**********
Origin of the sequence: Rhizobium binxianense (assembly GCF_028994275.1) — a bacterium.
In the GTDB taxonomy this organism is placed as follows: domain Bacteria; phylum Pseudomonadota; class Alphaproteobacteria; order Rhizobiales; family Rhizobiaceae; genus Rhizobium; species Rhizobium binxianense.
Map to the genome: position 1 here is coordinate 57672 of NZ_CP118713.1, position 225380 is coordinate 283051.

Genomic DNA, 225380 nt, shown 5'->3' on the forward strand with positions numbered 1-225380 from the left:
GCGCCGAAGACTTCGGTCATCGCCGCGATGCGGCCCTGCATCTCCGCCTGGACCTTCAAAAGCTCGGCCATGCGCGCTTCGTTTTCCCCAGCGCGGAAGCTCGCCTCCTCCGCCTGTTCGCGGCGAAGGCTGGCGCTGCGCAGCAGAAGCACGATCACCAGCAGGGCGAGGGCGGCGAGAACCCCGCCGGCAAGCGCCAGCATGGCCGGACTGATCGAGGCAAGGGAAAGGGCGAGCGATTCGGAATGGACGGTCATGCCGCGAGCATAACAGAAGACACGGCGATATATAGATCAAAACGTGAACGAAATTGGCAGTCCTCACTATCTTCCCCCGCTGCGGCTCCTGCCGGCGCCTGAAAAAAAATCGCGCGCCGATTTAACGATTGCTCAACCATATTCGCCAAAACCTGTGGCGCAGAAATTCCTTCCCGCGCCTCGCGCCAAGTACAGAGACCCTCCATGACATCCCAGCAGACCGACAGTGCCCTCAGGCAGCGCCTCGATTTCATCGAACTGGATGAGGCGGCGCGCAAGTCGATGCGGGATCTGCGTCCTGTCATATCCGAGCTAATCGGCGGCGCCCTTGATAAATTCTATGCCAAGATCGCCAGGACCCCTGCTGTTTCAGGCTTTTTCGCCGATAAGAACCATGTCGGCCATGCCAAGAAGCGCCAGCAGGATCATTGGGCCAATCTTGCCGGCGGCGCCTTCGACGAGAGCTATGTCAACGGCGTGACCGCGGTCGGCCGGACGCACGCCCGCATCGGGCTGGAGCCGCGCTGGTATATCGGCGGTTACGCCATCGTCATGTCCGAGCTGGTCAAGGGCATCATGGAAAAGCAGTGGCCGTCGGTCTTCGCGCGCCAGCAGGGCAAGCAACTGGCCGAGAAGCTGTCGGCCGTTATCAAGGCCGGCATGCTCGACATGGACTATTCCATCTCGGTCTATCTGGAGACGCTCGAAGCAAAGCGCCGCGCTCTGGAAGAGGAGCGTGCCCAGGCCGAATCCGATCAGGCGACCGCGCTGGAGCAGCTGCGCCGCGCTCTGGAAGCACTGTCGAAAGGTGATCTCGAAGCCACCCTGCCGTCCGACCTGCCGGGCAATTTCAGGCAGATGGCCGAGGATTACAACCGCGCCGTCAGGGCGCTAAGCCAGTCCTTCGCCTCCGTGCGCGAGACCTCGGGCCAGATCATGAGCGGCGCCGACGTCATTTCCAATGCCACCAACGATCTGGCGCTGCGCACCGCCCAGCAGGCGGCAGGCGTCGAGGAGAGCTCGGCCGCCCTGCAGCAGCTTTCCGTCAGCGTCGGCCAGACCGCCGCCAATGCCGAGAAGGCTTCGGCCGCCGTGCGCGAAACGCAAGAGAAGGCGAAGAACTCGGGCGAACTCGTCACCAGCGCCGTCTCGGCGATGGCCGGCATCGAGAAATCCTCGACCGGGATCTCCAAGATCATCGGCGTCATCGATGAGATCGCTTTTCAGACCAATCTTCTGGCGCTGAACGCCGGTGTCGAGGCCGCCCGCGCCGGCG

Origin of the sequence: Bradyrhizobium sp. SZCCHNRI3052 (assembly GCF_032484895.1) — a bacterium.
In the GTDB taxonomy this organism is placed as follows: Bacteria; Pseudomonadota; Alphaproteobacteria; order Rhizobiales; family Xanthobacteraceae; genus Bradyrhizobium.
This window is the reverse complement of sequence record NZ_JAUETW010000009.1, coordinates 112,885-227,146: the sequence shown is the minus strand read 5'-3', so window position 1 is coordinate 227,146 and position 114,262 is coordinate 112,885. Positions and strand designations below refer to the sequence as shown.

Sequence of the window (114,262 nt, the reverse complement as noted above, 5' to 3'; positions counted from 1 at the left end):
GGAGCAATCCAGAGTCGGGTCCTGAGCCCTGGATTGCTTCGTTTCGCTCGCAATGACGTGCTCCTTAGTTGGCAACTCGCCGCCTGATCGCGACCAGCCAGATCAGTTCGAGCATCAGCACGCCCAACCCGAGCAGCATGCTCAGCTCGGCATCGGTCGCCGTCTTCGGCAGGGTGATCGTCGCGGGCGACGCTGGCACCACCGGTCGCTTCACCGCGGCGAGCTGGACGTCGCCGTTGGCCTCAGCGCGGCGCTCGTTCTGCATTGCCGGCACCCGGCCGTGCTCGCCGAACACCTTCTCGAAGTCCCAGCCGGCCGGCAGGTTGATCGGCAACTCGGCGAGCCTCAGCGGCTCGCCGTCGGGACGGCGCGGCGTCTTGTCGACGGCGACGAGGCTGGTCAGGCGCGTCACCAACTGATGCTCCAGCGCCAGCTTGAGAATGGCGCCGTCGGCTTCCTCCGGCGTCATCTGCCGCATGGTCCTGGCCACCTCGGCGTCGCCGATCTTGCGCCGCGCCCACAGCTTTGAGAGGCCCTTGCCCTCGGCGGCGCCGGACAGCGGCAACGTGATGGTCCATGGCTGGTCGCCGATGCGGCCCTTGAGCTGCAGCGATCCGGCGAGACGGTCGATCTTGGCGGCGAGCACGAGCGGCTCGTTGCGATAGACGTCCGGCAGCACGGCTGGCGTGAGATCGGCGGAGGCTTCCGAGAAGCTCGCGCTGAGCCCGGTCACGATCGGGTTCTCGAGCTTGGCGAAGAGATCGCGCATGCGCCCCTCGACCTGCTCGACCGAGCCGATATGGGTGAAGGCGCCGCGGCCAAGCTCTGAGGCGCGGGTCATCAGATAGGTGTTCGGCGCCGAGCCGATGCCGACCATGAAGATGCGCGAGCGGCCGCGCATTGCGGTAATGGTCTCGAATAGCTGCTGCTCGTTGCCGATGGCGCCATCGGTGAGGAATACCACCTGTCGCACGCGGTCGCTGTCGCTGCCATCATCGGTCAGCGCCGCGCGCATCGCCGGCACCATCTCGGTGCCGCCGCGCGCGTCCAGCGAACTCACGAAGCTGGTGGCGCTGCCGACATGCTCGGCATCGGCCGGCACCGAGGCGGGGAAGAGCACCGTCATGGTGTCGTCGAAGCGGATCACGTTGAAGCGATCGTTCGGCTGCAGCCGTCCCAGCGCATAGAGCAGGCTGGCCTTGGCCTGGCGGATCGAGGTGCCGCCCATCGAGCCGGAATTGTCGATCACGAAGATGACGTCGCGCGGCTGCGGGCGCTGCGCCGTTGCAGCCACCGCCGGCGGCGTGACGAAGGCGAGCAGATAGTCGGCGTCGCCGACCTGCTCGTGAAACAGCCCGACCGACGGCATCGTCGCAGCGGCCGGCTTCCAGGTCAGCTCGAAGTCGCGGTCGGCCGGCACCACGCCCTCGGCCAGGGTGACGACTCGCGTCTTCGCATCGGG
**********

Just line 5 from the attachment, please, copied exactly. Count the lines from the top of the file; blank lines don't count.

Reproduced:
GCGCCGAAGACTTCGGTCATCGCCGCGATGCGGCCCTGCATCTCCGCCTGGACCTTCAAAAGCTCGGCCATGCGCGCTTCGTTTTCCCCAGCGCGGAAGCTCGCCTCCTCCGCCTGTTCGCGGCGAAGGCTGGCGCTGCGCAGCAGAAGCACGATCACCAGCAGGGCGAGGGCGGCGAGAACCCCGCCGGCAAGCGCCAGCATGGCCGGACTGATCGAGGCAAGGGAAAGGGCGAGCGATTCGGAATGGACGGTCATGCCGCGAGCATAACAGAAGACACGGCGATATATAGATCAAAACGTGAACGAAATTGGCAGTCCTCACTATCTTCCCCCGCTGCGGCTCCTGCCGGCGCCTGAAAAAAAATCGCGCGCCGATTTAACGATTGCTCAACCATATTCGCCAAAACCTGTGGCGCAGAAATTCCTTCCCGCGCCTCGCGCCAAGTACAGAGACCCTCCATGACATCCCAGCAGACCGACAGTGCCCTCAGGCAGCGCCTCGATTTCATCGAACTGGATGAGGCGGCGCGCAAGTCGATGCGGGATCTGCGTCCTGTCATATCCGAGCTAATCGGCGGCGCCCTTGATAAATTCTATGCCAAGATCGCCAGGACCCCTGCTGTTTCAGGCTTTTTCGCCGATAAGAACCATGTCGGCCATGCCAAGAAGCGCCAGCAGGATCATTGGGCCAATCTTGCCGGCGGCGCCTTCGACGAGAGCTATGTCAACGGCGTGACCGCGGTCGGCCGGACGCACGCCCGCATCGGGCTGGAGCCGCGCTGGTATATCGGCGGTTACGCCATCGTCATGTCCGAGCTGGTCAAGGGCATCATGGAAAAGCAGTGGCCGTCGGTCTTCGCGCGCCAGCAGGGCAAGCAACTGGCCGAGAAGCTGTCGGCCGTTATCAAGGCCGGCATGCTCGACATGGACTATTCCATCTCGGTCTATCTGGAGACGCTCGAAGCAAAGCGCCGCGCTCTGGAAGAGGAGCGTGCCCAGGCCGAATCCGATCAGGCGACCGCGCTGGAGCAGCTGCGCCGCGCTCTGGAAGCACTGTCGAAAGGTGATCTCGAAGCCACCCTGCCGTCCGACCTGCCGGGCAATTTCAGGCAGATGGCCGAGGATTACAACCGCGCCGTCAGGGCGCTAAGCCAGTCCTTCGCCTCCGTGCGCGAGACCTCGGGCCAGATCATGAGCGGCGCCGACGTCATTTCCAATGCCACCAACGATCTGGCGCTGCGCACCGCCCAGCAGGCGGCAGGCGTCGAGGAGAGCTCGGCCGCCCTGCAGCAGCTTTCCGTCAGCGTCGGCCAGACCGCCGCCAATGCCGAGAAGGCTTCGGCCGCCGTGCGCGAAACGCAAGAGAAGGCGAAGAACTCGGGCGAACTCGTCACCAGCGCCGTCTCGGCGATGGCCGGCATCGAGAAATCCTCGACCGGGATCTCCAAGATCATCGGCGTCATCGATGAGATCGCTTTTCAGACCAATCTTCTGGCGCTGAACGCCGGTGTCGAGGCCGCCCGCGCCGGCG